It is this level of awakening that drew him to commit to sharing this vital information with his fellow rescuers, both retired and on active duty. His passion to learn about job related cancers also covered learning about ALL innovations, advancements in lab and genetic testing, diagnostic technologies and facilities available to track, monitor, treat and prevent cancers. “In the fight against cancer, education is job #1… we need to be smart about this disease and to make better decisions about all the options available. (Also see: (article) An Upgrade in Post-9/11 First Responders Cancer Screening and (article)"Patient-Friendly" Advancement in Early Cancer Detection)

“45 minutes after the towers came down, there was a city recall meaning all firefighters had to come in. Many of us met at Shea Stadium and raced to West End Avenue in buses. After Tower 7 came down, we operated all night long inside “the pile” and we were looking to see what we were able to do. We helped create a human chain that pulled out the trapped Port Authority police officer. Having spent the entire day and night manning the zone, it was the most exhausting shift that felt like forever! The next day, went back to the firehouse, showered, changed from the (bunker gear) contaminated clothes at the firehouse. And then the next night tour, we ended up being back at the pile all night long again. This went on for an entire month for me going down there in and out at completely different times- inside the thick of those fumes and billowing smoke on that pile with no masks or anything on.”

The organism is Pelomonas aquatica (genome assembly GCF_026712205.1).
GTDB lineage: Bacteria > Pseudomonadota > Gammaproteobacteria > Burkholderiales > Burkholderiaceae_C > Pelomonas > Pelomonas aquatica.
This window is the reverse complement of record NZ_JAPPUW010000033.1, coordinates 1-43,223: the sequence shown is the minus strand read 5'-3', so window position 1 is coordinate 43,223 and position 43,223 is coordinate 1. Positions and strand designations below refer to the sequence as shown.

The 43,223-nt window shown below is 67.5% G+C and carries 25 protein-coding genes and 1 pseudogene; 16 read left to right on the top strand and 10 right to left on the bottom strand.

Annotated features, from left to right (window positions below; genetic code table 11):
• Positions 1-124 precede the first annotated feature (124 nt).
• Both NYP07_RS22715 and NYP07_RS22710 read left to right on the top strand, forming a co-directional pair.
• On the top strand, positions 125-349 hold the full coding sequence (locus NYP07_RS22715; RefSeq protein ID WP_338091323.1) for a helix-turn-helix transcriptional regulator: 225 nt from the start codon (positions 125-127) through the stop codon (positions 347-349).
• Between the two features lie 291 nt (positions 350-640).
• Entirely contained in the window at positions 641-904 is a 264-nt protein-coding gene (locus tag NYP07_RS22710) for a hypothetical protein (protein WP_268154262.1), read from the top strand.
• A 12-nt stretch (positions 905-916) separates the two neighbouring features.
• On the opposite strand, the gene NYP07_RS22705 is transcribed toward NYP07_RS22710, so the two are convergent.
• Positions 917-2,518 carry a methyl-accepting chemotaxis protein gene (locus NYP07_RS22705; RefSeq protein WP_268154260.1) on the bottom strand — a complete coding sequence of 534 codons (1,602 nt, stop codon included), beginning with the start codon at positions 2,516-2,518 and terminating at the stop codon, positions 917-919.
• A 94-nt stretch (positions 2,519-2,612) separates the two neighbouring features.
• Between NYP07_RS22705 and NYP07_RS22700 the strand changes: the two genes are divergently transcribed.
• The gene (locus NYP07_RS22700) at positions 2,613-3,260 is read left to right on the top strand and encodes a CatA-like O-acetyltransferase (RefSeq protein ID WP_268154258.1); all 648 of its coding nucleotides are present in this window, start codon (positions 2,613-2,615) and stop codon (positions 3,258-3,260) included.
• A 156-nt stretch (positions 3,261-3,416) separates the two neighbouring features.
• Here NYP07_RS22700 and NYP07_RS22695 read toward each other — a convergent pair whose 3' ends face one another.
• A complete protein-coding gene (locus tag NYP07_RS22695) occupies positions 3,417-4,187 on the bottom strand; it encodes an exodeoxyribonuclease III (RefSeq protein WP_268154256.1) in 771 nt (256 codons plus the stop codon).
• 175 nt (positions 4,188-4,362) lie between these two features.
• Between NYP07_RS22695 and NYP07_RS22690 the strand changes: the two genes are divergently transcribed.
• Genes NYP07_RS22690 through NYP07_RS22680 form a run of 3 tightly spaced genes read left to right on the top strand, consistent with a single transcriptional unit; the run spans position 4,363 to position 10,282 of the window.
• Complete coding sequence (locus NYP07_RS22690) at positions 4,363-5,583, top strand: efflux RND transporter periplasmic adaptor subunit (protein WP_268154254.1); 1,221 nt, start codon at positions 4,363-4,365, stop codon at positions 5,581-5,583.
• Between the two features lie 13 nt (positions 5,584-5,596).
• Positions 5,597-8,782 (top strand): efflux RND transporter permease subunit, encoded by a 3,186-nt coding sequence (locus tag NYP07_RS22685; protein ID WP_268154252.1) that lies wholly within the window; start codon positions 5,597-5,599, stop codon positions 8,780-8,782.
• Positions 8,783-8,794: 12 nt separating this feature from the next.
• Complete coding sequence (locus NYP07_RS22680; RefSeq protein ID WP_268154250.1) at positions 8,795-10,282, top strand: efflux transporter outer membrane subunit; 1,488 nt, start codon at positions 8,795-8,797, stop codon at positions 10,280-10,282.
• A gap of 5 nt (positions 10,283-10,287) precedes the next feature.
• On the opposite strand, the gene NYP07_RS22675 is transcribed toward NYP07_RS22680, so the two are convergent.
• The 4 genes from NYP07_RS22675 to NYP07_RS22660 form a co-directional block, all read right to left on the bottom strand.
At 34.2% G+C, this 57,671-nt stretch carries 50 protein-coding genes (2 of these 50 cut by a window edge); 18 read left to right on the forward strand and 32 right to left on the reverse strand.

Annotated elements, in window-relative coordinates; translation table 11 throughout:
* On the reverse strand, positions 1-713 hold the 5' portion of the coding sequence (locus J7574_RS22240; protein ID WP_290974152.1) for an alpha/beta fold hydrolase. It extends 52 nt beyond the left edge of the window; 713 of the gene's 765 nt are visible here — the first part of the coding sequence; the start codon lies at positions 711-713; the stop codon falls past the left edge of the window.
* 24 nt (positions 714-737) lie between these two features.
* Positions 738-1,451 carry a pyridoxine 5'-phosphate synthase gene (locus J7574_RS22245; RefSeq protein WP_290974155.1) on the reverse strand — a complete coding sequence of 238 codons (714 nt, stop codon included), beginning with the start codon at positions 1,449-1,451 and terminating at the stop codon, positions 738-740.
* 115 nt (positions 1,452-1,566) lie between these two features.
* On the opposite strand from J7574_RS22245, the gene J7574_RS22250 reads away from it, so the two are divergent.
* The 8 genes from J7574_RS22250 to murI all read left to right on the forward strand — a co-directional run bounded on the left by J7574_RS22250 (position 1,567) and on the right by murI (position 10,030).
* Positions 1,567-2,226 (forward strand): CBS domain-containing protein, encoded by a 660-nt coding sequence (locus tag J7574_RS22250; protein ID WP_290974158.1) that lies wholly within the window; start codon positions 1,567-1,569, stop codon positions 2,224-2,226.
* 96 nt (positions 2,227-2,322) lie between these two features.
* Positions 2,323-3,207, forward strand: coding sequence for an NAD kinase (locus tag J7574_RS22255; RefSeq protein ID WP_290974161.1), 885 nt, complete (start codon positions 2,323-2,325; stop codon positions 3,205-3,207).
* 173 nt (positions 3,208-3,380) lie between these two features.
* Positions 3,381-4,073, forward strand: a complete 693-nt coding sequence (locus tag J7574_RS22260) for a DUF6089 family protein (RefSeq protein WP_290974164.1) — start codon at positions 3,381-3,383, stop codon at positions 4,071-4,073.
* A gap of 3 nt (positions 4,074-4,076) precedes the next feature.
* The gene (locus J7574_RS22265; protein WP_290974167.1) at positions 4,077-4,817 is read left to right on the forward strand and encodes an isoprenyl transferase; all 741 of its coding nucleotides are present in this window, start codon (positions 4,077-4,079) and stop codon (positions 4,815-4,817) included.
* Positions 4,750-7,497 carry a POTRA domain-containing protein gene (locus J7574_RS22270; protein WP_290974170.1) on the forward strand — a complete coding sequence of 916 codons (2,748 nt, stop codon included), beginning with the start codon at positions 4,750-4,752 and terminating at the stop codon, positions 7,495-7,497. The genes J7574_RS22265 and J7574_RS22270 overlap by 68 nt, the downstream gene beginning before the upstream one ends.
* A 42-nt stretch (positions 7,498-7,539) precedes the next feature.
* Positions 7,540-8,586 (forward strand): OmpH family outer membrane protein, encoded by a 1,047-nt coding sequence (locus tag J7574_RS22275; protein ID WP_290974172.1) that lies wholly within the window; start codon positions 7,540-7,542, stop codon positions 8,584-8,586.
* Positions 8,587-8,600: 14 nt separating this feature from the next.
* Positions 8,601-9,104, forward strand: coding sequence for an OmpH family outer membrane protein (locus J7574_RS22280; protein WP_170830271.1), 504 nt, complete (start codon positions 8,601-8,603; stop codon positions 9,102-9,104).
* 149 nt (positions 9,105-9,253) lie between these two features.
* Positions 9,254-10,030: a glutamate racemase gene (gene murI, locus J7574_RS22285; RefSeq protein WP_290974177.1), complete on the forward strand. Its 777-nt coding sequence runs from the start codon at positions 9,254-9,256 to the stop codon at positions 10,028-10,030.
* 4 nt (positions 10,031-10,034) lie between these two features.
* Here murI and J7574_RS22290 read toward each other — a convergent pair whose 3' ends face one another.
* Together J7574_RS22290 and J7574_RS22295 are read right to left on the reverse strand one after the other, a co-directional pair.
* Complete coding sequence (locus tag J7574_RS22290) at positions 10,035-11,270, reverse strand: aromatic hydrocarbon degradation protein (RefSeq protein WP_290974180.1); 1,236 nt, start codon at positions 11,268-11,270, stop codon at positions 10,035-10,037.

Additional References:
1) Occupational Health Concerns of Firefighting: